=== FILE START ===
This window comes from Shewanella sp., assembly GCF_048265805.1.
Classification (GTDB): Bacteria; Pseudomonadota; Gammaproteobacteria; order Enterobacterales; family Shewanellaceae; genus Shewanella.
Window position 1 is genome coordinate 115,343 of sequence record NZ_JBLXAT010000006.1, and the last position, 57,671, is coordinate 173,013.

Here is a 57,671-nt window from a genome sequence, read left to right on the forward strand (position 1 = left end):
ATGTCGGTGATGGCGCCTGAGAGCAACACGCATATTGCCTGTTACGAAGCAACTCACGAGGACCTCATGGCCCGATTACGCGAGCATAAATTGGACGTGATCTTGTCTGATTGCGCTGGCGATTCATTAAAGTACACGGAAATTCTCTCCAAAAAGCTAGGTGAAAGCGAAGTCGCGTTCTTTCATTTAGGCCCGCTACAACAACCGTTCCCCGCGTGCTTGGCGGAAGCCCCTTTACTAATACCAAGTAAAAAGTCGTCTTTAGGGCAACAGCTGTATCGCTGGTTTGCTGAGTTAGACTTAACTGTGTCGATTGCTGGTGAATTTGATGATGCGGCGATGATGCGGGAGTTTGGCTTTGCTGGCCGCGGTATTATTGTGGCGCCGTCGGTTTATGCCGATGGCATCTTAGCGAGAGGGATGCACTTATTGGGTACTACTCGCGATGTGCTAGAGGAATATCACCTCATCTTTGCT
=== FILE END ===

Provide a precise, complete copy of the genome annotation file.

This window comes from Shewanella sp., assembly GCF_048265805.1.
Classification (GTDB): Bacteria; Pseudomonadota; Gammaproteobacteria; order Enterobacterales; family Shewanellaceae; genus Shewanella.
Window position 1 is genome coordinate 115,343 of sequence record NZ_JBLXAT010000006.1, and the last position, 57,671, is coordinate 173,013.

Here is a 57,671-nt window from a genome sequence, read left to right on the forward strand (position 1 = left end):
ATGTCGGTGATGGCGCCTGAGAGCAACACGCATATTGCCTGTTACGAAGCAACTCACGAGGACCTCATGGCCCGATTACGCGAGCATAAATTGGACGTGATCTTGTCTGATTGCGCTGGCGATTCATTAAAGTACACGGAAATTCTCTCCAAAAAGCTAGGTGAAAGCGAAGTCGCGTTCTTTCATTTAGGCCCGCTACAACAACCGTTCCCCGCGTGCTTGGCGGAAGCCCCTTTACTAATACCAAGTAAAAAGTCGTCTTTAGGGCAACAGCTGTATCGCTGGTTTGCTGAGTTAGACTTAACTGTGTCGATTGCTGGTGAATTTGATGATGCGGCGATGATGCGGGAGTTTGGCTTTGCTGGCCGCGGTATTATTGTGGCGCCGTCGGTTTATGCCGATGGCATCTTAGCGAGAGGGATGCACTTATTGGGTACTACTCGCGATGTGCTAGAGGAATATCACCTCATCTTTGCT